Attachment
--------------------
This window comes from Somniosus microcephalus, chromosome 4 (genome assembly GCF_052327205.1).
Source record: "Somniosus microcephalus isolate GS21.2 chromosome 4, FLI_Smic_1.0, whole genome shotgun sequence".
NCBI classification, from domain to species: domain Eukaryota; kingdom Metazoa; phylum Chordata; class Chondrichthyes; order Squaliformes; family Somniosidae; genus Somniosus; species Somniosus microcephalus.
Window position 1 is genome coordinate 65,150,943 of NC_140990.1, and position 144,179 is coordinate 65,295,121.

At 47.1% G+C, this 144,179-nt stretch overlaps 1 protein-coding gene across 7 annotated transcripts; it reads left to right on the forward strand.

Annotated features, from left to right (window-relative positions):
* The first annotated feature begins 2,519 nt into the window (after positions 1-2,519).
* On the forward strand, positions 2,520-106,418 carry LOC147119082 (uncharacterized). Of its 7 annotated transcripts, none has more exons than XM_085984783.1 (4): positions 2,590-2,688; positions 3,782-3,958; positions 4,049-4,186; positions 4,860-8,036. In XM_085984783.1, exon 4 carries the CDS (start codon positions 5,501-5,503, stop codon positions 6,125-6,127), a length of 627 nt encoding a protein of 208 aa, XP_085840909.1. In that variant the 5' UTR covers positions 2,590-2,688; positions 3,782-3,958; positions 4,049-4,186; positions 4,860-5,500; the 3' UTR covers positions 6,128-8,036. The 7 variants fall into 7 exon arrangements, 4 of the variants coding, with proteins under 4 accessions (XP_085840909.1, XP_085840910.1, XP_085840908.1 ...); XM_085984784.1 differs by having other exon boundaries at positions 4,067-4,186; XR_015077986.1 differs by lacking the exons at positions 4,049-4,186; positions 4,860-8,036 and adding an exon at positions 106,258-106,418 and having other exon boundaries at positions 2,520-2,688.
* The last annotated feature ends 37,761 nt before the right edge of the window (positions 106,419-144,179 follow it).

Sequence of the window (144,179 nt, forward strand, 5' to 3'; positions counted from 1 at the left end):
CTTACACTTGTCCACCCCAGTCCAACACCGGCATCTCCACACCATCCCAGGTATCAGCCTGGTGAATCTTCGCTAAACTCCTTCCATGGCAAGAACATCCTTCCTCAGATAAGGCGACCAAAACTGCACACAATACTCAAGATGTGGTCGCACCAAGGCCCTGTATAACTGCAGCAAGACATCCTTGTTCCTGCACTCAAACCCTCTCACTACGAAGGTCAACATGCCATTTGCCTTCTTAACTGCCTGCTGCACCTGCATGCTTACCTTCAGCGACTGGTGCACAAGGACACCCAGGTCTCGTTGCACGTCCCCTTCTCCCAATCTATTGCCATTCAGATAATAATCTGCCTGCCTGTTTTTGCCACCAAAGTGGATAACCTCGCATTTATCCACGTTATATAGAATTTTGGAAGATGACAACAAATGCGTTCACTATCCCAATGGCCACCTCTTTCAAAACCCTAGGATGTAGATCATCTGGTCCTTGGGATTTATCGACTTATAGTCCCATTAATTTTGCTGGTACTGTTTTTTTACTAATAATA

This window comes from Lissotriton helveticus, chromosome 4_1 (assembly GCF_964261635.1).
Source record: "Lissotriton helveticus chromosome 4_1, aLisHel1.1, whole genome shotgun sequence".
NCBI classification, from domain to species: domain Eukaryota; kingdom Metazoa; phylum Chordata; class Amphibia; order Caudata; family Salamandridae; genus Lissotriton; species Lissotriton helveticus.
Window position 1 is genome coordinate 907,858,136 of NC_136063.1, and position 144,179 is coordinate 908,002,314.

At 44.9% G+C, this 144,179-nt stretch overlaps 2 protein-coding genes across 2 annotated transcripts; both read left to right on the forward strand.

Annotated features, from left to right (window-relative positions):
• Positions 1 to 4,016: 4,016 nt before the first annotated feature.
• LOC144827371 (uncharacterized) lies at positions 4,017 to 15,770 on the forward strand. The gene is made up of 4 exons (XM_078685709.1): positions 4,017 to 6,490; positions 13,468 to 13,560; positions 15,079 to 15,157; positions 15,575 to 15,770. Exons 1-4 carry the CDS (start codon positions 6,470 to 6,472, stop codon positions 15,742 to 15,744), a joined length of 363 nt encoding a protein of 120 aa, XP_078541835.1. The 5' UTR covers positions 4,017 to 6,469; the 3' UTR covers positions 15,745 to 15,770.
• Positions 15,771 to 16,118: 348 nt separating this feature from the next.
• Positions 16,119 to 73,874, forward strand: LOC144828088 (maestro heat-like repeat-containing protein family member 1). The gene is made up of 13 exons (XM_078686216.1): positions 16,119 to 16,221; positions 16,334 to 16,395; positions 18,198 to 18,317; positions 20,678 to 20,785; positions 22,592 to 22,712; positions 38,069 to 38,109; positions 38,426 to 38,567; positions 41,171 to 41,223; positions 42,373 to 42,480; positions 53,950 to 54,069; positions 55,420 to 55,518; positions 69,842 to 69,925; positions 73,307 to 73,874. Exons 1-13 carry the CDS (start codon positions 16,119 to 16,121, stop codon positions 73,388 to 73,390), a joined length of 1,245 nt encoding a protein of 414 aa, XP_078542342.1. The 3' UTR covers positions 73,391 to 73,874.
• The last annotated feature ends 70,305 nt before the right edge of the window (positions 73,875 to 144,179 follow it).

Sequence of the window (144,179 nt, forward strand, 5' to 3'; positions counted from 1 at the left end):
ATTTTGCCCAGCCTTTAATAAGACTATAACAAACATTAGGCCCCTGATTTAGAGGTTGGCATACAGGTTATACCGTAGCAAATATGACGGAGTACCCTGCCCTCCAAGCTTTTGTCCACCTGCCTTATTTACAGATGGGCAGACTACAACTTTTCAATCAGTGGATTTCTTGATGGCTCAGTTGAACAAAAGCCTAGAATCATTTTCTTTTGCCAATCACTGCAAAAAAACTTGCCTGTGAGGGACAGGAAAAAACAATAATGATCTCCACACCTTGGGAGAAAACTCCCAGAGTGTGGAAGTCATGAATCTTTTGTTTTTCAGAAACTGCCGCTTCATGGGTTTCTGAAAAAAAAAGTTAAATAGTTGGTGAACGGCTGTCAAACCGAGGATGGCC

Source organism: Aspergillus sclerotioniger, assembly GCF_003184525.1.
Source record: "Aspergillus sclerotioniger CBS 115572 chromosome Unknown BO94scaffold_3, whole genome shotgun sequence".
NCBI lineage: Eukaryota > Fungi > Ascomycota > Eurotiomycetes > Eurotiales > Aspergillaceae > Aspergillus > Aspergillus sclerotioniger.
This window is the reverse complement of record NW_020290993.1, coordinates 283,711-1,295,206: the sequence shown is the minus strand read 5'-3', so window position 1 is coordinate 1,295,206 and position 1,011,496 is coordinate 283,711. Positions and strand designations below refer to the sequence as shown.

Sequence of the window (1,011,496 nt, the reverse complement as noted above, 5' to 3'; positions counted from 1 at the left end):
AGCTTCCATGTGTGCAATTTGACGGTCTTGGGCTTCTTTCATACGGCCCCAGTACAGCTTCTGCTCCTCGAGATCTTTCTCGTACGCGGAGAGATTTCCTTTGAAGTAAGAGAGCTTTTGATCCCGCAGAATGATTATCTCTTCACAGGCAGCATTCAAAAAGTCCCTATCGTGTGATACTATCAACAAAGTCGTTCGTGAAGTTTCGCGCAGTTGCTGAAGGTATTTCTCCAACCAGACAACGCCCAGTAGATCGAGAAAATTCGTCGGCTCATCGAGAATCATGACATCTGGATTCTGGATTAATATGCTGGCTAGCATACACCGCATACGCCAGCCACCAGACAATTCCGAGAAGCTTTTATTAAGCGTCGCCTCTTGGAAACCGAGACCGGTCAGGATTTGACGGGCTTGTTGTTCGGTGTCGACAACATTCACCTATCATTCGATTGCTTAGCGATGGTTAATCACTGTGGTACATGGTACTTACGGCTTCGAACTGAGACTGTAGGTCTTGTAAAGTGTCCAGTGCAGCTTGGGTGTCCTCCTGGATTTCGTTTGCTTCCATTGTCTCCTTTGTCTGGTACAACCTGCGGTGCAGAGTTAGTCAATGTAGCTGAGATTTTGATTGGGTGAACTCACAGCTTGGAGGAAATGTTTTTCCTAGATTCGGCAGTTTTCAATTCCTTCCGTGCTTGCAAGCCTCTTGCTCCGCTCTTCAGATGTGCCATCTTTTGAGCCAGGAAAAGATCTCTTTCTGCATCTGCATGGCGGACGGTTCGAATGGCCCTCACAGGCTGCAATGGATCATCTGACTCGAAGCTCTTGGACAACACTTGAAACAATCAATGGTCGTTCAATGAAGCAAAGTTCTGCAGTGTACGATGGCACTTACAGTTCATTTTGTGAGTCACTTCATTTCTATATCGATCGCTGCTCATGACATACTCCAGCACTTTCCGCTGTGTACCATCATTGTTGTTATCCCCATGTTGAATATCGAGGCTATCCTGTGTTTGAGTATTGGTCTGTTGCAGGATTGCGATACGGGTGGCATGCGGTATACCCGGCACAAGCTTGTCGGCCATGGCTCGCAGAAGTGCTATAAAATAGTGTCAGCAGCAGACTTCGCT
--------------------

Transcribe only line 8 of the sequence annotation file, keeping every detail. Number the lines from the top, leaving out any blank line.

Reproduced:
* On the forward strand, positions 2,520-106,418 carry LOC147119082 (uncharacterized). Of its 7 annotated transcripts, none has more exons than XM_085984783.1 (4): positions 2,590-2,688; positions 3,782-3,958; positions 4,049-4,186; positions 4,860-8,036. In XM_085984783.1, exon 4 carries the CDS (start codon positions 5,501-5,503, stop codon positions 6,125-6,127), a length of 627 nt encoding a protein of 208 aa, XP_085840909.1. In that variant the 5' UTR covers positions 2,590-2,688; positions 3,782-3,958; positions 4,049-4,186; positions 4,860-5,500; the 3' UTR covers positions 6,128-8,036. The 7 variants fall into 7 exon arrangements, 4 of the variants coding, with proteins under 4 accessions (XP_085840909.1, XP_085840910.1, XP_085840908.1 ...); XM_085984784.1 differs by having other exon boundaries at positions 4,067-4,186; XR_015077986.1 differs by lacking the exons at positions 4,049-4,186; positions 4,860-8,036 and adding an exon at positions 106,258-106,418 and having other exon boundaries at positions 2,520-2,688.